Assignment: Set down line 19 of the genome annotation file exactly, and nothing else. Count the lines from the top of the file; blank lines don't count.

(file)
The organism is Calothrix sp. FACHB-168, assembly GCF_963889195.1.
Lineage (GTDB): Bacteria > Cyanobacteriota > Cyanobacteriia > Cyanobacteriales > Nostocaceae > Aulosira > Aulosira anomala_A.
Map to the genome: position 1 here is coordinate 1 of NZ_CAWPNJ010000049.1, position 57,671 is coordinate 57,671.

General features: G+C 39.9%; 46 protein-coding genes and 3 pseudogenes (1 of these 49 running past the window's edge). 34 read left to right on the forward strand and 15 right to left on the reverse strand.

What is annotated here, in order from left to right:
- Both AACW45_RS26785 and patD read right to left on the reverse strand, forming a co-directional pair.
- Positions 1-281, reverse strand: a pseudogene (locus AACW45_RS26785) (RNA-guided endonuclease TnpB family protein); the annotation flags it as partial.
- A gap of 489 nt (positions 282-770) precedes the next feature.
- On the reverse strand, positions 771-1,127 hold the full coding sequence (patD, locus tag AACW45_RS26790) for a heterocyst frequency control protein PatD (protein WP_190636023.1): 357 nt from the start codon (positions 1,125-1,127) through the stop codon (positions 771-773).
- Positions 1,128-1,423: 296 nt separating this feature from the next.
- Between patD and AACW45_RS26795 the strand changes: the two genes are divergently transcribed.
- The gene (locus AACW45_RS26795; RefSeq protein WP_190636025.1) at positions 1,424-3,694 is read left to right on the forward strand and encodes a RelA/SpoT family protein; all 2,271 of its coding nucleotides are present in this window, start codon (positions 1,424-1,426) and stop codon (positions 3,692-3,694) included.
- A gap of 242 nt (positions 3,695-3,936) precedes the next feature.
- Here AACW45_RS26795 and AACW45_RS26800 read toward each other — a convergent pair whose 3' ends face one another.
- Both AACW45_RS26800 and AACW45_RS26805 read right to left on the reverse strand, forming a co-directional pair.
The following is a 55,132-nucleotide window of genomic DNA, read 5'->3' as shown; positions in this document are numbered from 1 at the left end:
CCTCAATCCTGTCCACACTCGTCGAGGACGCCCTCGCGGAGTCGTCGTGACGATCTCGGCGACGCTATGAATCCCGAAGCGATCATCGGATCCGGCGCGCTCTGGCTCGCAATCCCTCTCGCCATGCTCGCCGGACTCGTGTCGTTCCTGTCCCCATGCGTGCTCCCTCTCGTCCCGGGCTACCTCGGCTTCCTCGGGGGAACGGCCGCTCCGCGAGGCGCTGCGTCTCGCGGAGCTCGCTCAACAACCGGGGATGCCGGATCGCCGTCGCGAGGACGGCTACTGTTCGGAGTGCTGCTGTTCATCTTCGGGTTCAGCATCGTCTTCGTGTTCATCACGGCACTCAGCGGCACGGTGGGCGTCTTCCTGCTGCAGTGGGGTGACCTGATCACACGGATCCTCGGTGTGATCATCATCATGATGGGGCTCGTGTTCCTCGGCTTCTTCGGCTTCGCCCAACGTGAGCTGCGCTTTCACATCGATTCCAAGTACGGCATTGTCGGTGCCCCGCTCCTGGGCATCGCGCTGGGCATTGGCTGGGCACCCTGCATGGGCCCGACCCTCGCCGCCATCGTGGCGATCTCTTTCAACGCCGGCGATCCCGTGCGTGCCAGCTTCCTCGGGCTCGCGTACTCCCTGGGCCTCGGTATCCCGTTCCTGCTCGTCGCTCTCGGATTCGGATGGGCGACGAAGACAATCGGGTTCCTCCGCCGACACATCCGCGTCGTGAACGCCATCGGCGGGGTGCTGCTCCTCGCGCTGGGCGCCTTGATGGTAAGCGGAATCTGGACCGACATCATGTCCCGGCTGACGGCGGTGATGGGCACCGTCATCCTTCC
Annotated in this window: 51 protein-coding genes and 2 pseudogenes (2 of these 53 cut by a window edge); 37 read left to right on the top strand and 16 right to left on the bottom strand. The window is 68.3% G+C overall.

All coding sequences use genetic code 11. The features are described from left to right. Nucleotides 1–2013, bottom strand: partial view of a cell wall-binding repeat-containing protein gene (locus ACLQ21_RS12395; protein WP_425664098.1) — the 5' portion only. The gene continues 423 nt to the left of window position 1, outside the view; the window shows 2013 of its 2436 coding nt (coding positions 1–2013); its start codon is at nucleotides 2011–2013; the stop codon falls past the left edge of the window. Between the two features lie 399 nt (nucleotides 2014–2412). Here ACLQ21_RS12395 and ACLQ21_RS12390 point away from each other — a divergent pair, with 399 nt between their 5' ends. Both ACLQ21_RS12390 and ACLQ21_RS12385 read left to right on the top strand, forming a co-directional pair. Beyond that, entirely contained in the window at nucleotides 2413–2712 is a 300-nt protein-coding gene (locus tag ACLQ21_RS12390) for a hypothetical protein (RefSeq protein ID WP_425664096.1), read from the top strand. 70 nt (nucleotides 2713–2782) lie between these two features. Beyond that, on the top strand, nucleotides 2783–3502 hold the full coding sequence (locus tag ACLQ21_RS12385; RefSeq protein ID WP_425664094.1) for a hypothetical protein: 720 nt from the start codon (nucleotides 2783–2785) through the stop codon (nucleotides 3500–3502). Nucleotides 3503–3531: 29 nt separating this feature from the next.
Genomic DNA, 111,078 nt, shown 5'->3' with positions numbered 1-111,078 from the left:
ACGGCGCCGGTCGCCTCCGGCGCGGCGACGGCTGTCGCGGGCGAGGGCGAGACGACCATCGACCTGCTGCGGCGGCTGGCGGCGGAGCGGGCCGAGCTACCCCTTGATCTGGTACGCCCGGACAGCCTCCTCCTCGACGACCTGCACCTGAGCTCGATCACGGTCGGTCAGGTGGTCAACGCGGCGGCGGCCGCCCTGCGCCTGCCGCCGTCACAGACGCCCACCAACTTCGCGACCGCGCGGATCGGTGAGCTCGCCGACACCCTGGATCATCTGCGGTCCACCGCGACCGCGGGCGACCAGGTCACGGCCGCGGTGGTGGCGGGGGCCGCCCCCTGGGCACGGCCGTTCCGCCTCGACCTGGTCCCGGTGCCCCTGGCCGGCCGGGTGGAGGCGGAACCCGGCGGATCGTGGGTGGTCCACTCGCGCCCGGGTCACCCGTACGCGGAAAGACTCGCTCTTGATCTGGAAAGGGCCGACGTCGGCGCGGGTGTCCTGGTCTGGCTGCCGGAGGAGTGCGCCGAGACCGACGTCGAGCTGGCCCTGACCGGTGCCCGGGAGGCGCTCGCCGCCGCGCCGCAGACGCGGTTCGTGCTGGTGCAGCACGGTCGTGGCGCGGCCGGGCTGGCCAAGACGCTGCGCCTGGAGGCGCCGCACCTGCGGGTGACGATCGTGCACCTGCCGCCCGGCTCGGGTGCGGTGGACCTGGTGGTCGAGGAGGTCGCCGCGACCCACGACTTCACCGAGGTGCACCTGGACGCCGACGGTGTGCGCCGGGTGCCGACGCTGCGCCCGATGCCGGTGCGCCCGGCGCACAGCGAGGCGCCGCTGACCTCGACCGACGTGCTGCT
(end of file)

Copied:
All coding sequences use genetic code 11. The features are described from left to right. Nucleotides 1–2013, bottom strand: partial view of a cell wall-binding repeat-containing protein gene (locus ACLQ21_RS12395; protein WP_425664098.1) — the 5' portion only. The gene continues 423 nt to the left of window position 1, outside the view; the window shows 2013 of its 2436 coding nt (coding positions 1–2013); its start codon is at nucleotides 2011–2013; the stop codon falls past the left edge of the window. Between the two features lie 399 nt (nucleotides 2014–2412). Here ACLQ21_RS12395 and ACLQ21_RS12390 point away from each other — a divergent pair, with 399 nt between their 5' ends. Both ACLQ21_RS12390 and ACLQ21_RS12385 read left to right on the top strand, forming a co-directional pair. Beyond that, entirely contained in the window at nucleotides 2413–2712 is a 300-nt protein-coding gene (locus tag ACLQ21_RS12390) for a hypothetical protein (RefSeq protein ID WP_425664096.1), read from the top strand. 70 nt (nucleotides 2713–2782) lie between these two features. Beyond that, on the top strand, nucleotides 2783–3502 hold the full coding sequence (locus tag ACLQ21_RS12385; RefSeq protein ID WP_425664094.1) for a hypothetical protein: 720 nt from the start codon (nucleotides 2783–2785) through the stop codon (nucleotides 3500–3502). Nucleotides 3503–3531: 29 nt separating this feature from the next.